Go to navigation Go to content

Connecticut DUI Law

Connecticut has two standards for drunk driving:

(1) operating a vehicle while under the influence of alcohol or drugs and (2) operating a vehicle while having an elevated Blood Alcohol Content (greater than .08). For the most part, the two carry the same penalties.


\n
\n

Penalties


\n

First Conviction:

The first conviction is penalized with a fine of $500 - $1,000 and a license suspension for a period of one year. The court may either sentence you to up to (a) six (6) months in jail, forty-eight (48) hours of which may not be suspended or reduced in anyway, or (b) 100 hours of community service.


\n
\n

Second Conviction in Ten Years:

The second conviction will result in a fine of $1,000 - $4,000 and up to two (2) years in prison, 120 days of which may not be suspended or reduced for any reason. Any probation granted by the court will be conditioned on the completion of 100 hours of community service.


\n

If the second conviction was for Driving While Intoxicated, the operator’s license will be suspended for one year. After that year, the court will order the attachment of an ignition interlock system, which prevents you from driving the car with a BAC of greater than .02.


\n

If the second conviction was for Driving With an Elevated Blood Alcohol Level, the license suspension will be for three years. There is no option to request an ignition interlock system.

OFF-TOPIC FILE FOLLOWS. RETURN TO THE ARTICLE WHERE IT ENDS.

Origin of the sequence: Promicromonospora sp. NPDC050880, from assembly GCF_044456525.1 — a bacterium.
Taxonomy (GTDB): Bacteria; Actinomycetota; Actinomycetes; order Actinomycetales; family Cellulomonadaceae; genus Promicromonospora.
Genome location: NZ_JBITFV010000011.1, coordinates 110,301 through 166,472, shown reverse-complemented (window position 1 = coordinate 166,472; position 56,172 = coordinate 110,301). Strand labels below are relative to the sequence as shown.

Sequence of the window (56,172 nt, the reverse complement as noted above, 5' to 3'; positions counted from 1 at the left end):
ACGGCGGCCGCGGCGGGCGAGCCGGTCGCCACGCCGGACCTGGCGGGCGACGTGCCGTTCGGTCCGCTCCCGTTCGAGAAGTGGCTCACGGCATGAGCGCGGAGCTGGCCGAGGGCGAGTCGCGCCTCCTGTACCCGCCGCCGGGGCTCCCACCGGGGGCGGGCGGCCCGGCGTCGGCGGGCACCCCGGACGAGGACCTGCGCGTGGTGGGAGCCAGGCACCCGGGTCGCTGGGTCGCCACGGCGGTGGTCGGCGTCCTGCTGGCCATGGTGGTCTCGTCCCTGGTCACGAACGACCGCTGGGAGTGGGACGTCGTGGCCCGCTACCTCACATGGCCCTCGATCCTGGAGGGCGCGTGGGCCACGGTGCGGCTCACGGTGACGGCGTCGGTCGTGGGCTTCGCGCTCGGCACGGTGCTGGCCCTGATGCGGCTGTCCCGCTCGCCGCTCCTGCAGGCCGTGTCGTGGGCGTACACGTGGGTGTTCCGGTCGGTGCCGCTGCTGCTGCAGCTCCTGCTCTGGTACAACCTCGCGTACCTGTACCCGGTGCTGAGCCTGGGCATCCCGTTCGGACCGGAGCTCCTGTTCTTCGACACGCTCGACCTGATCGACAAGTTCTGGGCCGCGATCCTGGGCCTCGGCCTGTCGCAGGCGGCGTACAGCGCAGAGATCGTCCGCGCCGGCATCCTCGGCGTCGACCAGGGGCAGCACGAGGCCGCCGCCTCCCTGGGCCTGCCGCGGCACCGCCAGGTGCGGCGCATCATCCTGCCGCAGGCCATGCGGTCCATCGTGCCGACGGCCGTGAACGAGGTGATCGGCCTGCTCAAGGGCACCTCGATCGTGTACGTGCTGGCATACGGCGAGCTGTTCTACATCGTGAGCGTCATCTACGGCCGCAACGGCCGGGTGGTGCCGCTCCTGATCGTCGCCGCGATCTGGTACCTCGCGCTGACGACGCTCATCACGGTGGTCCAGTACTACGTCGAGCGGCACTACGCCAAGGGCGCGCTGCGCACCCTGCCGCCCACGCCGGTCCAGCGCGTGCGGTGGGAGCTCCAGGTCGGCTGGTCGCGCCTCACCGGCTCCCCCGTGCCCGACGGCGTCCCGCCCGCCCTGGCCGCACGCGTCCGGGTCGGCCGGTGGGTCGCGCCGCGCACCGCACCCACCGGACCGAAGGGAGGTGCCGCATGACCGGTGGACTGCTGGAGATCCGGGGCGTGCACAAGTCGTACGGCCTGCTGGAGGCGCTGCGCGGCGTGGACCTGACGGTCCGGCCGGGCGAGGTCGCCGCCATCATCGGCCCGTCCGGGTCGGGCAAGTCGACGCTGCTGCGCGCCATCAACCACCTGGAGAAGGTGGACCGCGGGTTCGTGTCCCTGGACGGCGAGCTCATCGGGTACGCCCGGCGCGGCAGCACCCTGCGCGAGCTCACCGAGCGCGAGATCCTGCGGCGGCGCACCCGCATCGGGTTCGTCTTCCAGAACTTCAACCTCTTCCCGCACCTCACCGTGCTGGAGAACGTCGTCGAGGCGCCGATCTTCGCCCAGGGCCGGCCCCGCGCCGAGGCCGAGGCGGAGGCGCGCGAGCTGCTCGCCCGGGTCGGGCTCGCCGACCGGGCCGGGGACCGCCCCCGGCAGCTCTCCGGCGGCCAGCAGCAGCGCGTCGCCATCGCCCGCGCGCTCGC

\n
\n

Third Conviction in Ten Years:

The third conviction in ten years will result in a fine o between $2,000 - $8,000 and up to three (3) years in jail, one year of which may not be suspended or reduced for any reason. Any probation will be conditioned on the completion of 100 hours of community service. The driver’s license will be permanently revoked.


\n
\n

Additional Programming


\n

The court has discretion to order attendance at a Victim’s Impact Panel. This will carry a participation cost of up to $25.


\n

The court also has discretion to order participation in a Drug and Alcohol Treatment/Education Program. However, upon the second and subsequent conviction, participation in this program is required in order to have your license reinstated.


\n
\n

Refusal to Submit to Chemical Testing


\n

You have the right to refuse to submit to a blood, urine, or breath test upon arrest. However, refusal to submit will result in a longer administrative suspension of your license while you are awaiting a court date.


\n
\n

If the chemical test is refused, the arresting officer must write a report stating his probable cause for making the arrest and attesting to the fact that the accused refused the test. The report will be submitted to the Commissioner of Motor Vehicles, who may impose an administrative sanction. This is appealable and you have the right to a hearing in front of the Commissioner to contest the officer’s report.


\n
\n

Administrative License Suspensions:

These are different than the ones imposed by the court and operate before the actual court date.


\n

First Suspension


\n

- BAC of .08 or greater: 90 days
\n- BAC of .16 or greater: 120 days
\n- Refused Test: 6 months


\n

Second Suspension


\n

- BAC of .08 or greater: 9 months
\n- BAC of .16 or greater: 10 months
\n- Refused Test: 12 months


\n

Third and Subsequent Suspensions


\n

- BAC of .08 or greater: 2 years
\n- BAC of .16 or greater: 2.5 years
\n- Refused Test: 3 years